The gags seemed like a good idea at first. During Thursday’s Take Back Affirmative Action Day, a number of well-meaning student groups organized a “day of silence” in which minorities wore black gags around their mouths and did not speak until 5 p.m. that evening. The gags were supposed to symbolize the silencing of the black community that would very likely ensue were Ward Connerly’s Michigan Civil Rights Initiative to pass next November, making affirmative action unconstitutional in the state of Michigan.

Jess Cox

But then, at the noon BAMN rally, the Diag became a locus of chaos and embarrassment. Out-of-control school children raced back and forth across the Diag, waving around militant pro-affirmative action picket signs and screaming unintelligibly into microphones they never should have been given. News reporters caught footage of angry encounters between individuals on both sides of the issue. And the ultimate folly of the gags became clear: The little black pieces of cloth had done exactly what they were intended to do – silence those who most desperately needed to be heard.

BAMN, also known by its extraordinarily long and not-so-catchy official title: The Coalition to Defend Affirmative Action, Integration, and Immigrant Rights and Fight for Equality By Any Means Necessary, was the proud sponsor of last Thursday’s midday mayhem.

Though the rally did not drum up support for affirmative action per se, the event was not a complete failure. It did, for example, successfully alienate the militant-wary majority of the student body, whose support is needed most ardently. It did succeed in thoroughly embarrassing significant segments of the campus’s black community, who must fight daily to overcome the very stereotypes BAMN helped to perpetuate at the rally. And it very much made Connerly’s day, perhaps prompting him to send BAMN a fruit basket, or at the least a thank-you card of sorts.

It is not BAMN’s goals that are so polarizing and controversial, but its methods. The organization’s militant ideology – “By Any Means Necessary” – is not the most effective way to build broad-based coalitions and grassroots support for the cause. Its’s decision to bus in middle- and high-school school students to Ann Arbor to participate in Thursday’s rally was a mistake – one that severely undermined BAMN’s worthy and ambitious agenda and worse, wounded the legitimacy of the affirmative-action movement at the University.

Make no mistake – after the Thursday’s pandemonium, the NAACP had no choice but to publicly denounce BAMN’s actions and distance itself from the organization. For the many black students who feel as though their right to attend the University is under constant attack, there is no greater nightmare than the sight of black, largely inarticulate elementary-aged children screaming on behalf of affirmative action. Nor is there any greater embarrassment.

Still, the NAACP made a profound statement: Those who believe most deeply in a better society – a society where equality, opportunity and merit matter – will not allow the fight for affirmative action to be compromised by organizations that threaten to undermine its legitimacy.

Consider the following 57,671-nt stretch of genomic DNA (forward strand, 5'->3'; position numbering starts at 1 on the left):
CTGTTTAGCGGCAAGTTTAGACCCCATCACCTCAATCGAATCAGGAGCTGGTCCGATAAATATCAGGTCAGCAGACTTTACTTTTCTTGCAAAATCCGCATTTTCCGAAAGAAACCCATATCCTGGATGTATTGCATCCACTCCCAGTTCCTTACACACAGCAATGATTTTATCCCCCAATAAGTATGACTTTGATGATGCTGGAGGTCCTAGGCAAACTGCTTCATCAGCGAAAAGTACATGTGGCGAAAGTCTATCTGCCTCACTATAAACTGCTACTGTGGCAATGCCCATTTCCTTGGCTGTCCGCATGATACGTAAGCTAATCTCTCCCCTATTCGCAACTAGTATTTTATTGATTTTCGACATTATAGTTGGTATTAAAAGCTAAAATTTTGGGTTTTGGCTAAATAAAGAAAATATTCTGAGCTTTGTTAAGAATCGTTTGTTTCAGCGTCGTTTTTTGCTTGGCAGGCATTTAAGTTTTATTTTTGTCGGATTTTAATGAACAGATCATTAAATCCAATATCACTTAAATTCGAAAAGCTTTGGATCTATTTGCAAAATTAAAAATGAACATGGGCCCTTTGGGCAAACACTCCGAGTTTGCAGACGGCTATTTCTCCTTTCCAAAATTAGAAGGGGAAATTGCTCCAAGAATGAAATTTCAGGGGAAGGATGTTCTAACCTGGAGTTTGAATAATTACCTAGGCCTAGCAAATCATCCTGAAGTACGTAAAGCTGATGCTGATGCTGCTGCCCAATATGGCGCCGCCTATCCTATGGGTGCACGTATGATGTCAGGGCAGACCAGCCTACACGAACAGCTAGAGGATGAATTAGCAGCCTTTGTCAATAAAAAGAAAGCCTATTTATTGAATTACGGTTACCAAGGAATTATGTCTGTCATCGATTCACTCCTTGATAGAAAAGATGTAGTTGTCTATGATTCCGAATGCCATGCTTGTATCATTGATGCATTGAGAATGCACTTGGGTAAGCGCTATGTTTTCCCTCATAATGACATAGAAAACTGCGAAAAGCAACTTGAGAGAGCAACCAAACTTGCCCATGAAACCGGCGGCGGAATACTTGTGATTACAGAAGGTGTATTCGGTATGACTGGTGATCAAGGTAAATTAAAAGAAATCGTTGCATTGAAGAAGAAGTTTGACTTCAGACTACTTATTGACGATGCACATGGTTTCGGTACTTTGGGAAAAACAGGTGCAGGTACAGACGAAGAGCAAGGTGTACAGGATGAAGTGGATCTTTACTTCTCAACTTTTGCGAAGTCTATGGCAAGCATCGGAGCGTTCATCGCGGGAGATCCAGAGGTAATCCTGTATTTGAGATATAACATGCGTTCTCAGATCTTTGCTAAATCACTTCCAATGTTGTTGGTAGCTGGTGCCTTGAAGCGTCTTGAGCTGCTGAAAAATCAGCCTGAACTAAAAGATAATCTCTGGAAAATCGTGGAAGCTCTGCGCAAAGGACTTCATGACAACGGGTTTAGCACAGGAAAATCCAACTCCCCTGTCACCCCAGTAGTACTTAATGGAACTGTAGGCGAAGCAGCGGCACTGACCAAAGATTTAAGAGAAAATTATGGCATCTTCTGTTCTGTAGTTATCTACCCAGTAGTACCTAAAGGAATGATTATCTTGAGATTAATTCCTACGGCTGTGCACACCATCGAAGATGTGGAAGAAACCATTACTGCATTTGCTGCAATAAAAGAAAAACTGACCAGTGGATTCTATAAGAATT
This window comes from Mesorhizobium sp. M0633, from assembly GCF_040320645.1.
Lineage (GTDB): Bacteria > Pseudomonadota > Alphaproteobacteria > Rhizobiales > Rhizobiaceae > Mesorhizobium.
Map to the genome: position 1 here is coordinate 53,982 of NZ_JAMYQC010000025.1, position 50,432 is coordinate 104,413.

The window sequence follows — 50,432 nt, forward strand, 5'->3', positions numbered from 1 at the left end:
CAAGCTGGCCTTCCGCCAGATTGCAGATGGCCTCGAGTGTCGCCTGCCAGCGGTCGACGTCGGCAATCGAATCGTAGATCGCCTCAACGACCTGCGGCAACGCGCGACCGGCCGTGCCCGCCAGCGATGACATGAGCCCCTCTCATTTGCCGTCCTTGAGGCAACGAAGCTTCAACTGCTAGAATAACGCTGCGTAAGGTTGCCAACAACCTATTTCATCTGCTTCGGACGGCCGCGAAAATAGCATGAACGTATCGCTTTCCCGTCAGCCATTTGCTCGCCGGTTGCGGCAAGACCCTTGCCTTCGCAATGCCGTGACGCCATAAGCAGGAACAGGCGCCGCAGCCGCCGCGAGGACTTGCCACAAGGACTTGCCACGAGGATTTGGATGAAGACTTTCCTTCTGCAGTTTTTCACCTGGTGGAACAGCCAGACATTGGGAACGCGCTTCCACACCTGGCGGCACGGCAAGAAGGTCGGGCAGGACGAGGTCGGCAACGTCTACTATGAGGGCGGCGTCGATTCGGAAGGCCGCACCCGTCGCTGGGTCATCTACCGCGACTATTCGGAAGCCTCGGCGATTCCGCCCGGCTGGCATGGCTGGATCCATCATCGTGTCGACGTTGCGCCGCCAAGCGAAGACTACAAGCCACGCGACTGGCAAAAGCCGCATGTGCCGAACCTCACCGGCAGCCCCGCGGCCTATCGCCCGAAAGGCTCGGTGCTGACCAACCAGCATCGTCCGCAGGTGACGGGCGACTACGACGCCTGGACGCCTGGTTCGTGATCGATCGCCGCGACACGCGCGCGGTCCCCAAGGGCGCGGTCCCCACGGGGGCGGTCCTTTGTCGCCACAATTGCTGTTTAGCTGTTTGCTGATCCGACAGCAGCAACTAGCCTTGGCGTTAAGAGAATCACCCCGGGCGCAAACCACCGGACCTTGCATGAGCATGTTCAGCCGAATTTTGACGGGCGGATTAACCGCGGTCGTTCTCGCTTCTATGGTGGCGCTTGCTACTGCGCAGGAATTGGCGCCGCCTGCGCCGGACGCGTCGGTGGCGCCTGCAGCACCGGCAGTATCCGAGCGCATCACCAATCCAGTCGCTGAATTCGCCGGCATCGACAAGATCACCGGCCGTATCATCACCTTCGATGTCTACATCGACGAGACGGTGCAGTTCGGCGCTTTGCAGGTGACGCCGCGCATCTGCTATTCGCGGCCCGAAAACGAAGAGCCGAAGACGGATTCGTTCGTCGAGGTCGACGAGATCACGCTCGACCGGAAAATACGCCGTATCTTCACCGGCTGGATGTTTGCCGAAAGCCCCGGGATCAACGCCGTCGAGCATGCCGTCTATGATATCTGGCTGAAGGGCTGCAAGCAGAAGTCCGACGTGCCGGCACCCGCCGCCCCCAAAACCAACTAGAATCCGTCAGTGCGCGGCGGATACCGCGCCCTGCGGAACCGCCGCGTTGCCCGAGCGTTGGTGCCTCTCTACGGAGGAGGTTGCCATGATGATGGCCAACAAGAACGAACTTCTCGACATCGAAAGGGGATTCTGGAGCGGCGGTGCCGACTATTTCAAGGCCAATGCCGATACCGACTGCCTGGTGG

But while BAMN may not be the most eloquent or effective proponent of affirmative action on campus, it is by far the loudest, a status reinforced by last Thursday’s gagging of the very individuals who have something important to say. Those who support affirmative action, oppose it vehemently or in any way give a damn about the quality of educational experience at the University must stand up and be heard, and with next year’s election just around the corner, they had better do it now.

The group Students Supporting Affirmative Action helped to sponsor the “day of silence,” as well as the early evening rally on the Diag – one that proved to be more inclusive and ultimately more effective than the midday disaster. But while SSAA uses far less polarizing methods to convey the necessity of affirmative action than BAMN and has the potential to create a broad, grassroots coalition that can effectively advocate for affirmative action, it is – to be frank – not loud enough.

BAMN will not succeed in defeating the professionally run MCRI campaign on its own. SSAA, along with other student groups such as the Michigan Student Assembly and the College Democrats, must be far more outspoken, organized and visible advocates for affirmative action at the University than they are today.

BAMN’s Thursday display might have been embarrassing, but it was made possible by the shameful failure of other student groups to make it known that the fight to save affirmative action is not synonymous with “By Any Means Necessary.”

The chaos and embarrassment that took place in the Diag last Thursday are what happens when legitimate organizations fail to act and students fail to care. They are the ugly face of what is proving to be an insidious and destructive apathy at the University, an apathy that couldn’t make Connerly any happier. The Michigan Civil Rights Initiative is a dastardly named assault on the values of equality and diversity our community has worked so hard to achieve. We cannot remain gagged in silence. Now is the time to speak.


Gay can be reached at maracl@umich.edu.

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